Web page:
The Homestead National Grasslands 5 oz .999 fine Silver coin is the first release of the popular America the Beautiful Silver Bullion Coin™ Program series by the U.S. Mint in 2015, and graded SP-70 by PCGS with First Strike and Mercanti attributes. The Homestead Act of 1863 was integral in getting the western parts of the United States populated, and this 5 oz .999 fine Silver coin pays tribute to this important time in America's history.
- Contains 5 oz of .999 fine Silver.
- Graded a perfect SP-70 by PCGS with a label signed by John Mercanti.
- The First Strike label guarantees that it was received within the first 30 days of release from the mint.
- Obverse: Portrait of George Washington originally designed by John Flanagan, with the inscriptions of "United States of America", "Liberty", "In God We Trust" and "Quarter Dollar".
- Reverse: Features the essential elements for survival among homesteaders, which included food, shelter and water. "Homestead," "Nebraska" and the date around the edge.
These coins are sought after by investors for their .999 fine Silver content, and demanded by collectors for their artistic value. Add this attractive coin to your collection today!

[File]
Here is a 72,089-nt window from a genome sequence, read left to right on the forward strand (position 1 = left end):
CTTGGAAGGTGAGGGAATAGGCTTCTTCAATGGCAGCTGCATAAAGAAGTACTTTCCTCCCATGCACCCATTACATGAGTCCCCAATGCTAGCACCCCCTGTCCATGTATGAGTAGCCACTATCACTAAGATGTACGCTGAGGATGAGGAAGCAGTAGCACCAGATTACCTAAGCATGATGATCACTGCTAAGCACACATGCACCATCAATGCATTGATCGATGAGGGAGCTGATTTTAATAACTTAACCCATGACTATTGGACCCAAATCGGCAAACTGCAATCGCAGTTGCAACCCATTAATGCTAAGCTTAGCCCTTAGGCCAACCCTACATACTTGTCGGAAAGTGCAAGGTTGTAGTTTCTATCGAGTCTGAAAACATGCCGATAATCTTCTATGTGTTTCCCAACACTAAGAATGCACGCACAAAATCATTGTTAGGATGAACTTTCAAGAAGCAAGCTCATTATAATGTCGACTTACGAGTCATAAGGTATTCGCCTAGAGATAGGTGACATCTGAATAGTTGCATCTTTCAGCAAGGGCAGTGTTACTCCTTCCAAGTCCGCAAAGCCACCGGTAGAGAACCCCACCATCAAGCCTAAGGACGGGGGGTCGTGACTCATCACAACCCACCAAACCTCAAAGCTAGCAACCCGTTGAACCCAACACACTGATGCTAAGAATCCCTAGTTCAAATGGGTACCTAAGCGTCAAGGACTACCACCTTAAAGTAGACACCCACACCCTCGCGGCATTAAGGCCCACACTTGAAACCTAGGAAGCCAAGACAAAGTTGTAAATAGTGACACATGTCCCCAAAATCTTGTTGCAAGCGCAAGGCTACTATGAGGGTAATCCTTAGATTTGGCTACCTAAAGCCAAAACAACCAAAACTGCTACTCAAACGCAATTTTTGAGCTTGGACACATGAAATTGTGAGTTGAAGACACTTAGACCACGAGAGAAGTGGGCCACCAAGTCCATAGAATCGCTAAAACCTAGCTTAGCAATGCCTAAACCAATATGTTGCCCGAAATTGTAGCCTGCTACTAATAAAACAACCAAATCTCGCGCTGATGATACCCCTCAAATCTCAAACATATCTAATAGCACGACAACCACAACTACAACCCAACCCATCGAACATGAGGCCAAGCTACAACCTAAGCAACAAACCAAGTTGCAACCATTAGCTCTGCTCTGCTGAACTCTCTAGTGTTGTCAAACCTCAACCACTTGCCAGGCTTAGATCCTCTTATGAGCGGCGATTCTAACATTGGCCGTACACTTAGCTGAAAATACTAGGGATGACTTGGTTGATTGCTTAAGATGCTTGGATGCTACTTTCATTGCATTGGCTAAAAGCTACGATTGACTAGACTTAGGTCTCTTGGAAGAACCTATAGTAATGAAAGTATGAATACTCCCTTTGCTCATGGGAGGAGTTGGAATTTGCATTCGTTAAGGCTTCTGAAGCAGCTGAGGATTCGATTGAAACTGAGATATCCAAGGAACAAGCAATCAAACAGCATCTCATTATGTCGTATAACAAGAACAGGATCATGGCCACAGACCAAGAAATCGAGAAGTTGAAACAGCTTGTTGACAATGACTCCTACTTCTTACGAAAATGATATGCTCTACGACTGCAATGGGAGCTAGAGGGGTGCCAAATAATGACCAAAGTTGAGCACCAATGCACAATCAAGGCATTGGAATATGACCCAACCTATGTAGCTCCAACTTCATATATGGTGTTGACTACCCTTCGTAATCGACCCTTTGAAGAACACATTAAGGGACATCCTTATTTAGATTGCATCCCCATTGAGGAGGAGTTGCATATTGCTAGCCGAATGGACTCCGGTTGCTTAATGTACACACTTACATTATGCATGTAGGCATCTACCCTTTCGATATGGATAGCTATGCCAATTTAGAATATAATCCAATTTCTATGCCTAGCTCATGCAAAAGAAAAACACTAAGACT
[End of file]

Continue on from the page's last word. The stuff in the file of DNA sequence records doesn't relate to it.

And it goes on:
The Homestead National Monument in southeastern Nebraska memorializes the Homestead Act of 1862, in which President Lincoln allowed both men and women to claim their stake on land in the west. Individuals who filed for the land were given 160 acres and needed to make improvements on the land and file for a deed when finished. The Homestead Act changed with the times as technological advances made it easier to cultivate land and the government began handing out larger portions. In 1976, the Homestead Act was officially repealed.
The park itself features a monument on the exact location of the first successfully claimed land from 1862. The park also includes 100 acres of tallgrass prairie, which was fully restored to what it looked like before the homesteaders staked their claims. The park also contains over two miles of hiking trails through the prairie and woodlands. Lastly, the Palmer-Epard Cabin, built in 1867, resides 14 miles northeast of the monument and has been restored several times through the years to maintain its squared logs, earth floored downstairs and small attic.